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Washinton Nationals’ minor league pitching coach Pat Rice embraced early challenges

Former major league pitcher with Seattle had to wait for his first season in Nationals’ system before joining Fredericksburg ...

Photo © and courtesy current Fredericksburg pitching coach Pat Rice, left, with his son Stephen, right.

WASHINGTON - After he was the pitching coach for Triple-A Salt Lake with the Angels in 2019, Pat Rice joined the player development system of the Nationals.

And then he waited - he was to be the pitching coach last year with Single-A Hagerstown but the season was called due to the pandemic.

Then, Hagerstown lost its team after Major League Baseball eliminated about 40 minor league clubs after 2020.

“I was itching,” Rice, now the Fredericksburg Nationals’ pitching coach, told Federal Baseball of having no season in 2020.

“I have been in the game a long time. I did not handle that ... any better than the players did.”

Rice, 57, spent most of last year at his home in Colorado Springs, where he went to high school before playing at the University of Arkansas and eventually in the majors with Seattle in 1991. He was teammates with the Mariners with Brian Holman, the brother of Washington minor league pitching coordinator Brad Holman. And Rice and Brad Holman used to work together as instructors in the Seattle system.

Those connections didn’t make sitting out the 2020 season any easier.

Rice didn’t help out at the alternate site in Fredericksburg last year and wasn’t part of the coaching staff in Florida during Instructional League last fall.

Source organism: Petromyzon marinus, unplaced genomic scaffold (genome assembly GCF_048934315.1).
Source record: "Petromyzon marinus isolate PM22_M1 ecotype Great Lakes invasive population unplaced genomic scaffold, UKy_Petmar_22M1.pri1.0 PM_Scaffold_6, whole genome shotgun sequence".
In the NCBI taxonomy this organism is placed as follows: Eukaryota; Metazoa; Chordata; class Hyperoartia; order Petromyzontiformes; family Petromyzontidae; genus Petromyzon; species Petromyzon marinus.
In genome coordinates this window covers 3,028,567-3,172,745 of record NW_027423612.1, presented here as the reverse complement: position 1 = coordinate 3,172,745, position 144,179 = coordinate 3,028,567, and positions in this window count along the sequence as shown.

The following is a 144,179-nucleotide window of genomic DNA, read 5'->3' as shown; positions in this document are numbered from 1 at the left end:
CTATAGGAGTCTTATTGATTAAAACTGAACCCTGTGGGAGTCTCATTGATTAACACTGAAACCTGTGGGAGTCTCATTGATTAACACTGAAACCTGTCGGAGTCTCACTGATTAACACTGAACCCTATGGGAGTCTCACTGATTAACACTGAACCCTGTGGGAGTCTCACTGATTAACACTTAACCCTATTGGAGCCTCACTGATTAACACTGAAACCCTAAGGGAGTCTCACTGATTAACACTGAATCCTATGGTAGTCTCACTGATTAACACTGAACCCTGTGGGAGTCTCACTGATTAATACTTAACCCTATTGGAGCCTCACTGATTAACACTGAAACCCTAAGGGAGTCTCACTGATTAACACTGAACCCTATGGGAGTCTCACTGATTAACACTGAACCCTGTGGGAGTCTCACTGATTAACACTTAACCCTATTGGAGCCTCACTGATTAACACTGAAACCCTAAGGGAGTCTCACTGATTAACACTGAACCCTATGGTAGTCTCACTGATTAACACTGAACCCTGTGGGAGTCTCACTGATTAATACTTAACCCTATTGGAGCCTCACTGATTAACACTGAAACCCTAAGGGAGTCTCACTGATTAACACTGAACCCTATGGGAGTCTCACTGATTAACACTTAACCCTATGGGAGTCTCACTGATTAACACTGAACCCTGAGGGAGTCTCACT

Then when Fredericksburg began the 2021 a season a month later than normal, the team lost its first 15 games.

Rice pointed out that many pitchers had not played with an organized team in 2020.

“The lack of competing for a year ... the more you throw, the more command you have,” said Rice, who pitched in seven games for Seattle in 1991.

What message did he send to his pitchers during the 0-15 start?

“We are going to be all right,” he told them. “It is just we have some stuff to work on. Don’t worry, things are going to get better.”

In some aspects, they have. Player development is more important than winning in the low minors, usually. Fredericksburg is 37-50 since that rough start, in games through Tuesday.

More importantly for Rice is the development of pitching prospects. He helped get Mitchell Parker on track earlier this year, and now Parker has moved up to high Single-A Wilmington.

Rice coached in the Angels’ system with Gary Thurman, an outfield and baserunning coordinator in player development with the Nationals.

Rice hired Brad Holman for his first coaching job in the Seattle system. Holman pitched in 19 games with the Mariners in 1993.

Rice won his Major League debut, beating the Yankees in New York as a starter on May 18, 1991. Ken Griffey, Jr. of Seattle had three hits in that game.

“There is a pretty strong connection there,” Rice said of Holman and Thurman. “The Nats have been awesome and very good to me. I appreciate everything they did during the pandemic. I think that our guys did it right. The Angels basically furloughed their entire [minor league] coaching staff. That is a tough move; my friends that are there, that was really hard on them.”

Rice, who also worked with the Giants in player development, is not the only member of his family involved in minor league baseball.

His son, Stephen, works in the front office of Fresno as a media relations coordinator.

The younger Rice was the media relations manager for Fresno in 2019 when the Grizzlies were the Triple-A team of the Nationals.